Dr. Kanto Tomoko joined MSF in 1993. She was the first Japanese to work in the field with this international volunteer group. Here she talks about her experience. After working for about eight years as a doctor in Japan, I went to Switzerland for further study. It was there that I joined Mēdecins Sans Frontiēres (MSF), "Doctors Without Borders," an NGO established in France in 1971. MSF helps people all over the world who are sick or injured as a result of war and disaster, no matter what their race, religion, or politics is. I had been thinking about how I might be of some help to others as a doctor. I wanted to see different cultures and places. I had read about MSF and I had friends who had donated money. I sent a letter to an MSF office in Paris saying that I wished to join the organization. They said yes and I was sent to the Madhu refuges camp in Sri Lanka, where fighting was going on. At Madhu there were 28,000 refugeed, and yet there was only one small hospital, where we had only two nurses, two Tamil doctors, interpreters, and health workers. We had only the simplest medical equipment to work with. There were times when we felt sad because we had to treat so many people with old equipment. We started at 9 a.m. and treated about 150 people each day. They spoke Tamil. We asked them simple questions and decided what to do. In the afternoon, we treated people in our eight beds, usually pregnant women and babies. Sometimes we went to a small camp eight kilometers away from Madhu. We worked from morning till night. Malaria, asthma, pneumonia―these diseases were the most common. Poor food and water were also serious problems. When the rainy season came in October, diarrhea increased and we lost some of our children. We treated everyone who came to us, even soldiers carrying weapons, but only after they put their weapons away. We were told we would be safe. However, there were times when we were ordered not to go out at night. We listened to the radio to find out whether it was safe to go outside or not. The most difficult thing about our work at Madhu was making decisions. We had to think about the local situation, because looking at the situation through Western or Japanese eyes could lead us to make wrong decisions. Since our medicines as well as our medical equipment were very limited, we had to look at each situation as it happened and choose the best thing to do. I clearly remember the day when a woman brought her five-year-old boy to our hospital. I saw immediately that he was beyond help. We gave him oxygen, but he was pale. his breathing was difficult, and the oxygen mask made him uncomfortable. He was not improving. We were using our last tank of oxygen. We didn't know when the next tank was coming. If another person needing oxygen arrived, maybe this tank could save his or her life. I made my decision and made a sign to the nurse who was working with me to turn off the oxygen. The nurse simply couldn't do it. I wanted five seconds and then turned it off myself. I did it because I thought it best to leave the child in the hands of God. Was that the right decision? I still don't know. My six months in Madhu passed quickly, but they were very important to me as they gave true meaning to my life and work. The work of NGO's like MSF is helping to solve many of the world's problems, but there is so much more to do. It is my hope that many more Japanese will volunteer for such work, go and see more of the world, and begin to have a sense of compassion for people who need help. Such volunteers will find that they get as much as they give. In my own case, the experience not only gave direction to my life but also gave me an opportunity to think about what it is to live as a human being. I plan to join MSF again and continue working with them until MSF is no longer necessary. There are still countless sick and injured people all over world. Crossing the border takes courage―your family and friends may object―but if it seems to you the right thing to do, follow your heart. You might find yourself in the minority, but have confidence in yourself and have the courage to put your beliefs into action. 3.例文②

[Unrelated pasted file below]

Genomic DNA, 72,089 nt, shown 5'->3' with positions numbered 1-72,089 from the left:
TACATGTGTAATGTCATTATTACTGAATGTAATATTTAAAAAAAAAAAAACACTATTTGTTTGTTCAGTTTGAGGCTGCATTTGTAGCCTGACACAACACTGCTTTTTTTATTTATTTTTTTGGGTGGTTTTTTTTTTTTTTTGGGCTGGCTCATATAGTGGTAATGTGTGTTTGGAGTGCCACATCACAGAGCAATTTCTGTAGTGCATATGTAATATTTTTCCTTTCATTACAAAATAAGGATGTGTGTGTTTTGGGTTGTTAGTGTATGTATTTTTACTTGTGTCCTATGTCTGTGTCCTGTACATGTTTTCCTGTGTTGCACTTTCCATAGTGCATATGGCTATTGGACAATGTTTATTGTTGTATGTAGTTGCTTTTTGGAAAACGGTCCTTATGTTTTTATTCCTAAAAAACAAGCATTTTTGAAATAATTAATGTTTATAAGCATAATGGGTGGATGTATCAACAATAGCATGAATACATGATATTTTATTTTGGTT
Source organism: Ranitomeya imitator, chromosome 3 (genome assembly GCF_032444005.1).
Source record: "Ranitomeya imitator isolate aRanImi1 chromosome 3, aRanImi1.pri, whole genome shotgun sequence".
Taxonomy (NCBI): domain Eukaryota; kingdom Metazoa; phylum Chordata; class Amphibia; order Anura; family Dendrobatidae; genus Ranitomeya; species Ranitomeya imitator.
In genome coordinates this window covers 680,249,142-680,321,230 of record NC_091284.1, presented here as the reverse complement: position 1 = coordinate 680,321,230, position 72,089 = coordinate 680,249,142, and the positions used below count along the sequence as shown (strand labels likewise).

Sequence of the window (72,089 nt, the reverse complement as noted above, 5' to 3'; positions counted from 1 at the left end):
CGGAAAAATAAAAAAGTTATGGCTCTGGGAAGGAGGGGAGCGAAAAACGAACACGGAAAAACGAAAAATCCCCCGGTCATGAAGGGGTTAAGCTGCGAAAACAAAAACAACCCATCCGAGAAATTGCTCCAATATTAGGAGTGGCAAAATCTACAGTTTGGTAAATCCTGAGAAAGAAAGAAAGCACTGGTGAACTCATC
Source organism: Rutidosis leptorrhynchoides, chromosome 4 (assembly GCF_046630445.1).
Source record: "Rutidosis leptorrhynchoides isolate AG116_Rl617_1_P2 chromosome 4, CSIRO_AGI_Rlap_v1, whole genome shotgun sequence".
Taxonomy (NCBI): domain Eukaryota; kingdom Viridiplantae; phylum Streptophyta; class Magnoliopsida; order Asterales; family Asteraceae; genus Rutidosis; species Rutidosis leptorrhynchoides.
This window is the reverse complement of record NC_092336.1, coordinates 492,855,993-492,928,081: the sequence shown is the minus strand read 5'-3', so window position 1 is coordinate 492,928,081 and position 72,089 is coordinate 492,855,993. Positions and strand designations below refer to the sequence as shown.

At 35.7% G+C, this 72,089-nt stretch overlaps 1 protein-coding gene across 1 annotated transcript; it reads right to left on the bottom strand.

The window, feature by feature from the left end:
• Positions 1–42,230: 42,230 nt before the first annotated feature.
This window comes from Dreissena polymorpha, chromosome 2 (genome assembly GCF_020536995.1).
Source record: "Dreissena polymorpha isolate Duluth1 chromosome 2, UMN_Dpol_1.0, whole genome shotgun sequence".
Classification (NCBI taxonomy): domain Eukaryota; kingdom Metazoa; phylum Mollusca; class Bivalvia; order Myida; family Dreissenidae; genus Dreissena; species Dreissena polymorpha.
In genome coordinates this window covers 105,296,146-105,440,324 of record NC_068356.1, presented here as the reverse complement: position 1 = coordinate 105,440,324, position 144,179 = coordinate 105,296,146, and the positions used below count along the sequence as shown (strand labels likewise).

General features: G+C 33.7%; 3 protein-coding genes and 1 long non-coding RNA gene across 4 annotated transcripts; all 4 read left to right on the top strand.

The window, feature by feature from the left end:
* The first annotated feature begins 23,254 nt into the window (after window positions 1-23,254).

Languages are endangered when speakers die or move into modern society. Cherokee is one of those languages. In 1830, nearly 125,000 Native Americans lived in the southeastern United States. But in 1838, they were forced to move west. Over 15,000 Cherokees walked to Oklahoma in the dead of winter. About 5,000 seem to have died. Their descendants are now the Cherokee Nation. Some Cherokees, under a leader named Tsali, refused to leave. There was a fight and some soldiers were killed. The army told Tsali that if he surrendered and paid the price for the death of the soldiers, the others could stay in their homes. Tsali surrendered and was shot so that his followers could stay. Their descendants today are the Eastern Band of Cherokee Indians. Tsali is remembered as a hero. The Eastern Band has struggled to keep their culture alive. But by the end of 20th century, children were no longer learning the language. Cherokee was endangered. Cherokee is not the only endangered language. Over the past century, around 400 languages―about one every three months―are said to have been lost. Fifty percent of the world's 6,500 languages will be gone by the end of this century. Almost all the minority languages in the U.S. and Canada are in danger. Languages disappear for many reasons. The dominant language of a country is often the result of huge empires. When one country takes over another, the defeated country usually adopts the language of the invaders and makes it the official language. Most countries in Central and South America use Spanish for that reason. Speaking the official language is the key to jobs, education and opportunity. Sometimes, immigrants decide not to teach their children their native language, because they think it may limit their chances for success. But does it really matter if a language spoken by only a few people is lost? Whatever you may think, isn't language extinction simply a fact of life? There are good reasons for not letting languages die. Languages is one thing that makes us different from all other living things. Furthermore, for people to keep a unique culture, they must have another own language. Shouldn't it be protected? Whenever a language is lost, we lose a special way of seeing the world; we lose a unique culture. Cherokee shows how languages carry culture. It preserves ancient wisdom about plants, animals, and people. Cherokee not only identifies plants but also tells whether they are safe to eat and whether they can be used as medicine. Cherokee has a unique way of explaining how people act. In English only about 25% of words are verbs, but 75% of Cherokee words are verbs. They tell not only what happens but also who is acting and/or what is acted upon. For example, take the words "lawyer" and "police officer." The Cherokee say a lawyer is "(a person) arguing on purpose with a purpose." And a police officer is "(a person) catching them finally and for good." Writing is one way to preserve culture. Without it, once the last speaker dies, the language is lost forever. Therefore, it is fortunate that a writing system was introduced by Sequoyah, a Cherokee scholar, in 1821. However, it is not enough to preserve the language only in written documents. In order to keep the language alive, people must use the spoken language as a regular means of communication. Linguists do their part to preserve dying languages by making dictionaries and by recording histories and stories. The Eastern band of Cherokee Indians themselves are doing their part to make their language live again. They are using it for daily communication and even for discussion of science and math. They have an ambitious program to save Cherokee. An immersion program has been started in the schools. High school classes are now taught in Cherokee. To graduate, students are required to speak the language. Cherokee is also offered at the local university. It is advancing into the IT age more quickly than anyone expected; you can now use Cherokee on computer programs. There is an application which lets you text in Cherokee letters. Preserving their language is a matter of life and death for the Cherokee. As Cheif Chad Smith recently said: "Don't forget our legacy....Pass it on, stronger and stronger to your children. Let the Cherokee language laugh, speak and sing again. Let our history be known and discussed. Live by our wisdom. Don't let us die as a people. 6.予想問題